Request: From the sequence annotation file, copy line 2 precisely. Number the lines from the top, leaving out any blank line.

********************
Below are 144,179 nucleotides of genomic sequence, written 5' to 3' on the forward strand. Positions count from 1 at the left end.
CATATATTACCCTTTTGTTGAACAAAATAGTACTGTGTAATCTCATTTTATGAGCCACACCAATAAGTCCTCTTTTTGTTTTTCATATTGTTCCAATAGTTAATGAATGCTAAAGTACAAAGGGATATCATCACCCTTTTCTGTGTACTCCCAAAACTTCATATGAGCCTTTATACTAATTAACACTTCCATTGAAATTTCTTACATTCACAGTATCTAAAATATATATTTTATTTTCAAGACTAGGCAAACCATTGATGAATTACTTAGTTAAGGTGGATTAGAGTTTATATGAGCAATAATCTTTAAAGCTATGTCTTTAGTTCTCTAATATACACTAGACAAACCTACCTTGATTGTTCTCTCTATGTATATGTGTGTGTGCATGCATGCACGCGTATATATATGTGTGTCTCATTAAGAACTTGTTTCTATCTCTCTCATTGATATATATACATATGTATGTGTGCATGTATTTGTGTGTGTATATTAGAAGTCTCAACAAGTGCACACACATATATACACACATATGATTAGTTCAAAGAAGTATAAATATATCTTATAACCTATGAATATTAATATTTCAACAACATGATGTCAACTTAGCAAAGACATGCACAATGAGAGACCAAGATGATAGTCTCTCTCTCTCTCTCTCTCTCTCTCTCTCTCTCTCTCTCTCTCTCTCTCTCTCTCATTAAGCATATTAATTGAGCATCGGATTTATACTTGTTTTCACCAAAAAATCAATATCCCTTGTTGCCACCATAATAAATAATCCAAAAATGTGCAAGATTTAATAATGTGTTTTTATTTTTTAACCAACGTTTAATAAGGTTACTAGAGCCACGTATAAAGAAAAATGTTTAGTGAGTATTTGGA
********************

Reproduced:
CATATATTACCCTTTTGTTGAACAAAATAGTACTGTGTAATCTCATTTTATGAGCCACACCAATAAGTCCTCTTTTTGTTTTTCATATTGTTCCAATAGTTAATGAATGCTAAAGTACAAAGGGATATCATCACCCTTTTCTGTGTACTCCCAAAACTTCATATGAGCCTTTATACTAATTAACACTTCCATTGAAATTTCTTACATTCACAGTATCTAAAATATATATTTTATTTTCAAGACTAGGCAAACCATTGATGAATTACTTAGTTAAGGTGGATTAGAGTTTATATGAGCAATAATCTTTAAAGCTATGTCTTTAGTTCTCTAATATACACTAGACAAACCTACCTTGATTGTTCTCTCTATGTATATGTGTGTGTGCATGCATGCACGCGTATATATATGTGTGTCTCATTAAGAACTTGTTTCTATCTCTCTCATTGATATATATACATATGTATGTGTGCATGTATTTGTGTGTGTATATTAGAAGTCTCAACAAGTGCACACACATATATACACACATATGATTAGTTCAAAGAAGTATAAATATATCTTATAACCTATGAATATTAATATTTCAACAACATGATGTCAACTTAGCAAAGACATGCACAATGAGAGACCAAGATGATAGTCTCTCTCTCTCTCTCTCTCTCTCTCTCTCTCTCTCTCTCTCTCTCTCTCTCTCTCATTAAGCATATTAATTGAGCATCGGATTTATACTTGTTTTCACCAAAAAATCAATATCCCTTGTTGCCACCATAATAAATAATCCAAAAATGTGCAAGATTTAATAATGTGTTTTTATTTTTTAACCAACGTTTAATAAGGTTACTAGAGCCACGTATAAAGAAAAATGTTTAGTGAGTATTTGGA